How will Romo be used? At this point, that question seems almost irrelevant. The three-batter rule and the filled closer spot neutralizes the concept of bullpen roles, save for the closer. Romo, like most other relievers, will be used in matchups that best suit his strengths as a slider-dependent side-armer.
“It’s such an uncomfortable at bat, especially for righties,” Melvin said. “It’s the slider that plays. It’s not like guys going up there don’t know they won’t get a slider, but it’s his touch with it. How he sets it up. For a strike. Off the body.”
He’s a ball of energy still. And, yes, he plans to walk out to “El Mechón,” the song he walked out to with the Giants.
“I don’t get called Romo, or Sergio. I get called ‘El Mechón,'” Romo said. “In Mexico, it’s Mechón. That’s me, that’s my song. Music bangs at the Coliseum. So I’m excited for Mechón at the Coliseum.”
Burch Smith returns
Smith was untouchable in his first appearances as an Oakland Athletic, throwing 10 scoreless innings over five appearances with 10 strikeouts until a forearm strain against the Giants in August had him sidelined for the remainder of the short season.
“It’s probably as good a work he’s done at the big league level in the short time he’s had with us and enough to where we really felt it when he went down,” Melvin said. “We’ll be wary early on about making sure his health is there — it’s one thing throwing a bullpen, another in games. But he was a real weapon for us last year.”
Smith is back. He threw a side session Saturday. The hope is to have Smith back as the weapon he was in 2020.
What the A’s were able to extract from Smith’s high fastball spin rate was some consistency and confidence with it that they hope he can repeat in 2021. There was a time when a fastball up in the zone was chum for any big league hitter, so the A’s coached him into seeing the pitch’s deception.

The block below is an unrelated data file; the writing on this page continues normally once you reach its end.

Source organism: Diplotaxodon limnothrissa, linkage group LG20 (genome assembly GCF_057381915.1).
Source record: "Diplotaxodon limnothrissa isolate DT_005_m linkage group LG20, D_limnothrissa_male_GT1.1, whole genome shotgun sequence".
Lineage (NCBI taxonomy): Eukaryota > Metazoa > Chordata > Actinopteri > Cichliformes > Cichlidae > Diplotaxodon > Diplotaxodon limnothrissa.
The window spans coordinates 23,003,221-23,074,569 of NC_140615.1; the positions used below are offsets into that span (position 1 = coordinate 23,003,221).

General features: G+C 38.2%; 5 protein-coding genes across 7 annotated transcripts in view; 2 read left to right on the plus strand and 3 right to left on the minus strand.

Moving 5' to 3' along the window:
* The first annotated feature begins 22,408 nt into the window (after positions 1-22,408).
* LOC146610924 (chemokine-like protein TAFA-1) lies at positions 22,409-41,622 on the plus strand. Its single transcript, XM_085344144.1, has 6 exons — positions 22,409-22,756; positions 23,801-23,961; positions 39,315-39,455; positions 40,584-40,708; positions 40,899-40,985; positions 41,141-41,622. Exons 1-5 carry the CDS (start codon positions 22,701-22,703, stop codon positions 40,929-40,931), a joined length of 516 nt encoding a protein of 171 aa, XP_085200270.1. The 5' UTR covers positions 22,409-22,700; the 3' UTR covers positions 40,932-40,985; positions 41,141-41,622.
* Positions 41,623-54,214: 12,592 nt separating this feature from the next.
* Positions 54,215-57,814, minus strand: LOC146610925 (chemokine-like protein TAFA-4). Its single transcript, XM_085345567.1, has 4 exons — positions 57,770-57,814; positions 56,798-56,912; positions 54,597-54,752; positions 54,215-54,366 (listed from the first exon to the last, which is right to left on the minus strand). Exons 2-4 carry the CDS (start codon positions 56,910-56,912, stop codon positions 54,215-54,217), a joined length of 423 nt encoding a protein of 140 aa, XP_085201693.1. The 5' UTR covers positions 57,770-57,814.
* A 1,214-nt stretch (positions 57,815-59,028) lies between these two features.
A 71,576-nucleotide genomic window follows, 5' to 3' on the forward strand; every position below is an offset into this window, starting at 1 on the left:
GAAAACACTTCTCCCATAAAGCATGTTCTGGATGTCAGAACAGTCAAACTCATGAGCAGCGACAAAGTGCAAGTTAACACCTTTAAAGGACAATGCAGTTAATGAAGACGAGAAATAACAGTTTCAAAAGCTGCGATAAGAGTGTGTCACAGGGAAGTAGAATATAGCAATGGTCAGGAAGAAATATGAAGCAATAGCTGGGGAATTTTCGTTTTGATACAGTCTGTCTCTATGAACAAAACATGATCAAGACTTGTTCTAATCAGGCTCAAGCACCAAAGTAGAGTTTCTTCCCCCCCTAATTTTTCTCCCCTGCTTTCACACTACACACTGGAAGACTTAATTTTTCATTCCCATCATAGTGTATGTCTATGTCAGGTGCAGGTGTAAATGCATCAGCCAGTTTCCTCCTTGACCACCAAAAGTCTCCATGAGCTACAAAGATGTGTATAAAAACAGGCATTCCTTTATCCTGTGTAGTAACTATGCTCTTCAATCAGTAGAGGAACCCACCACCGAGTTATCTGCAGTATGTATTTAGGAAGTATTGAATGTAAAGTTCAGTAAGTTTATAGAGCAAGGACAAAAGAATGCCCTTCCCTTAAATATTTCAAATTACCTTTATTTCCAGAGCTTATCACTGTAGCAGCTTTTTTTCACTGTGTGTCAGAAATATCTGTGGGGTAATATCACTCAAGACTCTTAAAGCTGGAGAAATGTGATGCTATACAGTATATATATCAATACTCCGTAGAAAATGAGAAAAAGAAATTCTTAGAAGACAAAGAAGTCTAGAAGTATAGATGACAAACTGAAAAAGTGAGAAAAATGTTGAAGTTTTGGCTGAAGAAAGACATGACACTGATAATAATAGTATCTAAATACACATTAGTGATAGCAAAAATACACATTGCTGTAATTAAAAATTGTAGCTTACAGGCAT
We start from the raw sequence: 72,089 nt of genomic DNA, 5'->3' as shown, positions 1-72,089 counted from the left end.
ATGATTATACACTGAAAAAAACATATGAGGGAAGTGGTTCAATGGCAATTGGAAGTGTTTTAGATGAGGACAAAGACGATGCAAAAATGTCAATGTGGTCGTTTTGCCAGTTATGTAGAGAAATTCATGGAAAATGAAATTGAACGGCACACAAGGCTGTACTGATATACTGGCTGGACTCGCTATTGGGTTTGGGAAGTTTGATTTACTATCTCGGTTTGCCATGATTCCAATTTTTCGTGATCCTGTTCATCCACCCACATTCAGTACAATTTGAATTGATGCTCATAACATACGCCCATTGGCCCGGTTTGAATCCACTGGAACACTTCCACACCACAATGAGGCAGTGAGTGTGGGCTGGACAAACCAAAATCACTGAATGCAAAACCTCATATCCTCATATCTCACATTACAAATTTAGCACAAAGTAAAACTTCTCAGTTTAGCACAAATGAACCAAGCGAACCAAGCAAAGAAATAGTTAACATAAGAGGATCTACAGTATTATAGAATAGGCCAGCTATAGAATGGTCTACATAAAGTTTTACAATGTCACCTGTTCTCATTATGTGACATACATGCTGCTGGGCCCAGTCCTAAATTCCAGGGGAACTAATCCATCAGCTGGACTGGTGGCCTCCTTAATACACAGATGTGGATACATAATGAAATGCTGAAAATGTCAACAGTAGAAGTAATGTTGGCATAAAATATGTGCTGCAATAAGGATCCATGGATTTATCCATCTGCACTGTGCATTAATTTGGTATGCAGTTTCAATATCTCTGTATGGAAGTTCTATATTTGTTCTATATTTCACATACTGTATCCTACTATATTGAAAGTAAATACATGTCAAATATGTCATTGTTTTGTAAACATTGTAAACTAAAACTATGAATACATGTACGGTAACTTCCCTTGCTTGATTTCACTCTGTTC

“It was there, but I don’t think he knew how good it was,” Melvin said. “Some of the analytics show you spin rates, it’s easier to coach now about where you’re going to have success and where you aren’t. (His success) is probably about having faith in it.”
Daulton Jefferies’ role?
The bullpen is crowded. The rotation actually has some wiggle room with Jesús Luzardo, Frankie Montas, Sean Manaea, Chris Bassitt and possibly Mike Fiers and A.J. Puk — but Jefferies is in the mix, too.
“He’s a Cal Bear,” Melvin said. “He’ll probably get the Opening Day start.”
That was a light-hearted joke. But Jefferies is certainly in line to make the Opening Day rotation one day. The right-handed pitcher, 25, already had his big league reality check. He made his major league debut on Sept. 12 last season and allowed five runs in the first inning on two home runs.
His changeup was flat, almost looking like a fastball. And no pitcher can throw 90 mph down the pike in the big leagues and get away with it. He did get the second inning, though.
“I’m very grateful for BoMel and the coaching staff for putting me out there for the second inning,” Jefferies said. “That was great for my confidence and I think maybe they knew that.”
Jefferies spent most of last year at the alternate site in San Jose and is right on the cusp of more playing time with the big league squad.
“He’s definitely one of our top prospects that our organization is excited about,” Melvin said. “And at some point in time, he’ll settle in with us.”